But the prince and princess who will be on display in Ontario this week and next are, by most accounts, happier and more stable than some reports might suggest. Diana, in particular, has settled into her public role as royal icon and her private life as mother to sons William, 9, and Harry, 7, with remarkable assurance. She has grown through her earlier incarnations as “Shy Di,” the 19-year-old beauty plucked from obscurity to marry a future king, and “Disco Di,” the rebellious young wife who insisted on playing rock music at home to the disgust of her staid older husband.
Hostility: Now, in Britain at least, she is riding a wave of popularity as a kind of secular St. Diana—the perfect princess, juggling a career and her responsibilities as a mother (although with ample help in both areas). Criticism of the Royal Family falls on others, including Sarah, the Duchess of York, who is widely described as greedy and vulgar, and Prince Edward, who is dismissed as an erratic failure. Even Prince Charles frequently encounters
public hostility for supposedly neglecting his wife and sons in favor of his own solitary pursuits. Only the Queen herself and the indestructible, 91-year-old Queen Mother— the other tough women who keep the Windsor dynasty flourishing on the eve of the 21st century—rival Diana in popularity with the British public.
The princess’s mastery of her public role was apparent during her recent visit to Hackney. Up close, she is not quite the stunning beauty she is reputed to be. Her nose is too big, for one thing, and constant dieting and exercise have made her so thin as to be almost angular. And like many tall women, she tends to slouch slightly to disguise her height. But like a professional model, she looks better in photographs than in person; photographers claim it is almost impossible to take a bad picture of Diana. But these days, she is disappointing them in at least one respect: she no longer wears different outfits at each appearance and frequently wears muted colors when at work. In Hackney, she turned up in a black jacket and grey skirt, prompting some of the photographers who dog her every step to lower their lenses in disgust. “It’s quite deliberate,” said James Whitaker of the London tabloid Daily Mirror, who has reported on the Royal Family for more than 20 years. £ “She’s getting away from the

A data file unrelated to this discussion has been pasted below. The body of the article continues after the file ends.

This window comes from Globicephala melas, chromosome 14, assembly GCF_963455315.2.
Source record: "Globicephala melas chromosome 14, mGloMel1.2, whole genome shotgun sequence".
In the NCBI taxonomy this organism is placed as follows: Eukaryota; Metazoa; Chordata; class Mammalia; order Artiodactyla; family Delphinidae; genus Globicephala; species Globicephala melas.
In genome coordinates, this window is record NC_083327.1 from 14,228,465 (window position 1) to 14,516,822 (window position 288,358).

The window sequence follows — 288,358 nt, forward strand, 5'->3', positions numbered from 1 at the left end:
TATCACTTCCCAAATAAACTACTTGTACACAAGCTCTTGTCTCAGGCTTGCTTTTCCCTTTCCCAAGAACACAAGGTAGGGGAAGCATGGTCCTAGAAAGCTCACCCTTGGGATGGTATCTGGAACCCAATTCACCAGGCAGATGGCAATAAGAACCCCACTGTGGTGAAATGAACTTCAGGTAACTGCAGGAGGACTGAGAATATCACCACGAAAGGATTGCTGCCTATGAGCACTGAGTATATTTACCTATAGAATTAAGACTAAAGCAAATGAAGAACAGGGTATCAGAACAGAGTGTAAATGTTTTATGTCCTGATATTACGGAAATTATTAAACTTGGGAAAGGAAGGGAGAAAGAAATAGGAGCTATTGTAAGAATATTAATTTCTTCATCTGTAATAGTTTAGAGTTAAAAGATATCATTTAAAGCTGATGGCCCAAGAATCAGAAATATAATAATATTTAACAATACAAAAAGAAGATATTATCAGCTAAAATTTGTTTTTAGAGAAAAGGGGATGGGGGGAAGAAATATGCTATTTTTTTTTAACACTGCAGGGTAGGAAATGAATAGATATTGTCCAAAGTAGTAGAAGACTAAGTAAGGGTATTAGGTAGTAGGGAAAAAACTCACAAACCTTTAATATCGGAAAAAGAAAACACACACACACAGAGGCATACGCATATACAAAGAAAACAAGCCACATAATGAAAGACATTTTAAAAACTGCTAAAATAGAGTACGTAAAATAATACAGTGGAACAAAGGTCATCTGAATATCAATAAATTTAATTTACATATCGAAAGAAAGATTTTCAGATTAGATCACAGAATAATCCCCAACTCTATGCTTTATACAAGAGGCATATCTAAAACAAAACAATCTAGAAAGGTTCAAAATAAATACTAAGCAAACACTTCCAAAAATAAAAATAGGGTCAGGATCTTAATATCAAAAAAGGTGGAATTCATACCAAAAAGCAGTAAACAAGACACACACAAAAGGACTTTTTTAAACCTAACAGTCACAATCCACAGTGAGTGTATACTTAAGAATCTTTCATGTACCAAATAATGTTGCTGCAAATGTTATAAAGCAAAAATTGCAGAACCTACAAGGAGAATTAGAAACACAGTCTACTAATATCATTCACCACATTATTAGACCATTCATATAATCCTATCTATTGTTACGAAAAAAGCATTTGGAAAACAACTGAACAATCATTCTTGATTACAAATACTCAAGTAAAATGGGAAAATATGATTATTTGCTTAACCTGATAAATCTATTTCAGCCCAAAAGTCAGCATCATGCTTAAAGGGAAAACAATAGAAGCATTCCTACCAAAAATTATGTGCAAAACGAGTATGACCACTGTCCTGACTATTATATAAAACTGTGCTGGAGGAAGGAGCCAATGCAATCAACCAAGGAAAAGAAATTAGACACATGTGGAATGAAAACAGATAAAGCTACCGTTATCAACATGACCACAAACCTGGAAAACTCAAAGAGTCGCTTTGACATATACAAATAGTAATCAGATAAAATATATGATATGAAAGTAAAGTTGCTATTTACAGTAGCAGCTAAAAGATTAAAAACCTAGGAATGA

Indoors, inspecting a
church project for poor children and later at a nearby day care centre, Diana managed to combine royal magic with at least the illusion of accessibility. She put on her “concerned” expression to chat quietly with social workers, people who run drug-treatment programs among the area’s large black population, and mothers of handicapped children. She unveiled architectural plans for remodelling the church hall, and looked charmingly flustered when the cord she pulled did not make the curtains open on cue. She managed to convey concern about the inadequacy of social programs in poor areas without going so far as to imply criticism of government. It was a deft performance—one of more than 200 that the princess will give this year.
CHARLES AND DIANA ARE THE MOST CELEBRATED COUPLE IN THE WORLD
Controversy: All the leading members of the Royal Family lend their time and prestige to charities, and Buckingham Palace lists more than 90 organizations that enjoy Diana’s patronage. The groups that she favors promote safe and uncontroversial causes: underprivileged children, the deaf, marriage counselling and the arts. But an exception to the rule of avoiding controversy is the princess’s highprofile role as patron of Britain’s National AIDS Trust. As far back as 1987, when concern about becoming infected by AIDS through casual contact was widespread, Diana was photographed shaking hands with AIDS patients in a gesture aimed at breaking down public fear of the disease. And in a speech in London last April, she told her audience that people who carry the HIV virus, which is believed to cause AIDS, should not be shunned. “You can shake their hands and give them a hug,” said the princess. “Heaven knows, they need it.”